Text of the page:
Dr. Courtney Jo Pedersen saw Edward Collin Bearnot as more of an obstacle than a potential suitor when he offered to buy her a drink during a meet-up of Yale’s graduate men’s and women’s rugby teams in September 2015.
“He was standing between me and the dance floor,” said Dr. Pedersen, who had been wearing a fleece Hello Kitty onesie for a pajama-themed evening with her teammates.
She declined the drink, but the two started talking. Mr. Bearnot, who had just started his M.B.A. at the university, shared his idea for a nutrition-focused company in Bangladesh, where he had been living for the past three years.
Dr. Pedersen, who was pursuing her master’s degree in public health, was not convinced. She had seen companies “push for profit without seeming to care much for the local population” when she was a preventive health volunteer with the Peace Corps in Senegal, and was concerned Mr. Bearnot’s company would function similarly.
“She gave me a hard time,” Mr. Bearnot said. “And I was super into it.”
Mr. Bearnot saved his number in Dr. Pedersen’s phone under the contact name “Eddie a.k.a. The Best Looking Rugby Player” and texted her a few days later thanking her for her candor. They made plans to meet up two weeks later for what Dr. Pedersen thought would be another in-depth discussion of global development ethics, and what Mr. Bearnot hoped would be a date.
Both turned out to be right. During their eight-hour first date — drinks, dinner at Modern Apizza and more drinks — Mr. Bearnot, who grew up in Hastings-on-Hudson, N.Y., and Dr. Pedersen, who was raised in Bloomingdale, Ohio, bonded over their shared desire to improve health around the world in a thoughtful way. “It was really nice to meet someone with a similar vision,” Dr. Pedersen said.
Dr. Pedersen, 35, attended Stanford University School of Medicine and is now a resident physician in the department of emergency medicine at Brown University. Mr. Bearnot, 33, is the co-founder and chief executive officer of the company he pitched to Dr. Pedersen the night they met: Frontier Nutrition, which manufactures affordable, nutritious foods to prevent malnutrition in Bangladesh.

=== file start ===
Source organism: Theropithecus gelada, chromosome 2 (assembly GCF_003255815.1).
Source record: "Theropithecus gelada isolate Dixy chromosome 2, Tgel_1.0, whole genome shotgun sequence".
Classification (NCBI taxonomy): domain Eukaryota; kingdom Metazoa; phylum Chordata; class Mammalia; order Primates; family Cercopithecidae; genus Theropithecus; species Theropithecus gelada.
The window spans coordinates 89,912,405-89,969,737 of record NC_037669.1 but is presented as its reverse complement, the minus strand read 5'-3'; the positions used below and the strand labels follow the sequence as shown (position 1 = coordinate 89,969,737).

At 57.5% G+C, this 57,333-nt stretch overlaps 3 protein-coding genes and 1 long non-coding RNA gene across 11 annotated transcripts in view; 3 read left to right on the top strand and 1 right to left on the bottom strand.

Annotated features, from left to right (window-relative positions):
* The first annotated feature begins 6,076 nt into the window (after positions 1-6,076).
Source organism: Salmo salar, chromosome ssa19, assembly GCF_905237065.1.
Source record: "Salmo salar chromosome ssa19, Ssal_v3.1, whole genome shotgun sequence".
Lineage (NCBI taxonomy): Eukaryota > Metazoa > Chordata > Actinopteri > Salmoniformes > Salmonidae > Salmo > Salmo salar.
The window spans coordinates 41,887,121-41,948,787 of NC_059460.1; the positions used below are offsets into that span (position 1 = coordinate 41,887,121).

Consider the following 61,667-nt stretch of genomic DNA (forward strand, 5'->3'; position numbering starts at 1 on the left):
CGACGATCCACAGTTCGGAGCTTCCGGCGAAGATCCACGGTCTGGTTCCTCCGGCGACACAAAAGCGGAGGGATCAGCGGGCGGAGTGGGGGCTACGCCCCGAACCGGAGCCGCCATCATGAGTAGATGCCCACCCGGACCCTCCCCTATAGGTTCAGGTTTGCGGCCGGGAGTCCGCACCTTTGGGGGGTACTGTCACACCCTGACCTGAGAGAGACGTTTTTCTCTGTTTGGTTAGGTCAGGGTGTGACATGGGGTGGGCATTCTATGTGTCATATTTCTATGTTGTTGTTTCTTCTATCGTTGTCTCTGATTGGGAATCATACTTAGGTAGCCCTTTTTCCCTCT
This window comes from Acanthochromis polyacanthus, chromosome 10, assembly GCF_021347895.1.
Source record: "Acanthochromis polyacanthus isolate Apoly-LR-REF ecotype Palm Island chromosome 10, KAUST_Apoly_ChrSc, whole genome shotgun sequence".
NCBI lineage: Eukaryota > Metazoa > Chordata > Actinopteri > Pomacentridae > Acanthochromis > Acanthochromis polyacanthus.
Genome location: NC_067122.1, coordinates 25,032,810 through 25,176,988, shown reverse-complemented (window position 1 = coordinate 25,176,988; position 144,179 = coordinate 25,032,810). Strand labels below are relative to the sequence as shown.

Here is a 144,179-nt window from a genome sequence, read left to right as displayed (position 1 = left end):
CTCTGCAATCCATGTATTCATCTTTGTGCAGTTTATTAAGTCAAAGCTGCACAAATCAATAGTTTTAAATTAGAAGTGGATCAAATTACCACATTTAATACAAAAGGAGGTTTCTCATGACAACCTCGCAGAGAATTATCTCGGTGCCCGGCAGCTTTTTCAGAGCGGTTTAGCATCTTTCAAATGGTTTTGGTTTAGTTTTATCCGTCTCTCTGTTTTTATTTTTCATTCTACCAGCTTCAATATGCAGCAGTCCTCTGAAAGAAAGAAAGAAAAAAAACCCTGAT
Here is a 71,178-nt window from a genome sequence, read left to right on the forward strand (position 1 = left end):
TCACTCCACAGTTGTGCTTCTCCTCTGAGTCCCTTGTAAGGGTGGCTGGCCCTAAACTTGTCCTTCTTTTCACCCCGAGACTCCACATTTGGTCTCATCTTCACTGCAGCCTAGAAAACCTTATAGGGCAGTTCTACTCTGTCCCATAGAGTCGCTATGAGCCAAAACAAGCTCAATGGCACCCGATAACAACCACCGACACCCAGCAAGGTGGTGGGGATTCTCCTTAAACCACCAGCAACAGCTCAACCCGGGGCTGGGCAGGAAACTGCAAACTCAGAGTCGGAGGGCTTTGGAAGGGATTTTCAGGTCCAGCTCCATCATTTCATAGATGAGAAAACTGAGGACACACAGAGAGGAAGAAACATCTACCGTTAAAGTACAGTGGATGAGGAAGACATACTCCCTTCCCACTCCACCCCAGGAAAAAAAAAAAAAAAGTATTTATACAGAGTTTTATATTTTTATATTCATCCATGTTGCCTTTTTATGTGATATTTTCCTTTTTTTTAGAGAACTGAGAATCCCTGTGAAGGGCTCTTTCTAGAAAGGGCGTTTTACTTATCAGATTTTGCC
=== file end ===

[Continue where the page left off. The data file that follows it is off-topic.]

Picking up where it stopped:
They dated while at Yale, but the distance between Palo Alto, Calif., where Dr. Pedersen moved to attend medical school in 2016 and Dhaka, Bangladesh, where Mr. Bearnot moved to start his company in 2017, initially prevented them from committing to a long-term relationship.
Still, they called each other at 6 a.m. or midnight to breach the 13-hour time difference, quietly working side by side over FaceTime and starting their own two-person book club.
In March 2018, they got together for good. “His communication skills are really incredible,” Dr. Pedersen said. “I think one of the reasons why we survived such a long distance was because we dug in really deeply and worked through everything over FaceTime.”
A health crisis in June 2019 solidified their commitment to a future together. Shortly after his 30th birthday, Mr. Bearnot was hospitalized for 58 days with Guillain-Barré syndrome, a neurological disorder in which the body’s immune system attacks its nerves. While Mr. Bearnot experienced paralysis of his arms and legs and one side of his face, Dr. Pedersen spent most nights sleeping by his side.
“She stuck with me during a time that was really scary and uncertain, and cared for me in very physical and pragmatic ways,” as well as providing emotional support, said Mr. Bearnot, who regained full movement of his body over the next six months.
While in the hospital, they looked at engagement rings online. They moved into Dr. Pedersen’s apartment in Palo Alto together in March 2020, at the beginning of the pandemic.
“You’re not going to propose, are you?” Dr. Pedersen asked shortly before Mr. Bearnot proposed during a cliff walk along the Prouts Neck peninsula in Maine in October 2020. “No, no, no,” he responded.
Two months later, the engaged couple welcomed a pit bull, Cocoa Bunny, into the house they now share in Providence, R.I.
On July 30, the couple were married at Marble House Project in Dorset, Vt. Rabbi Edward Schecter of Temple Beth Shalom in Hastings-on-Hudson, N.Y., officiated the outdoor ceremony before 150 vaccinated guests.
Dr. Pedersen and Mr. Bearnot have traveled to 10 countries and 10 national parks together. Dr. Pedersen said, “We are at our best when we are hiking and are having …”
“New adventures together,” Mr. Bearnot said, finishing her sentence.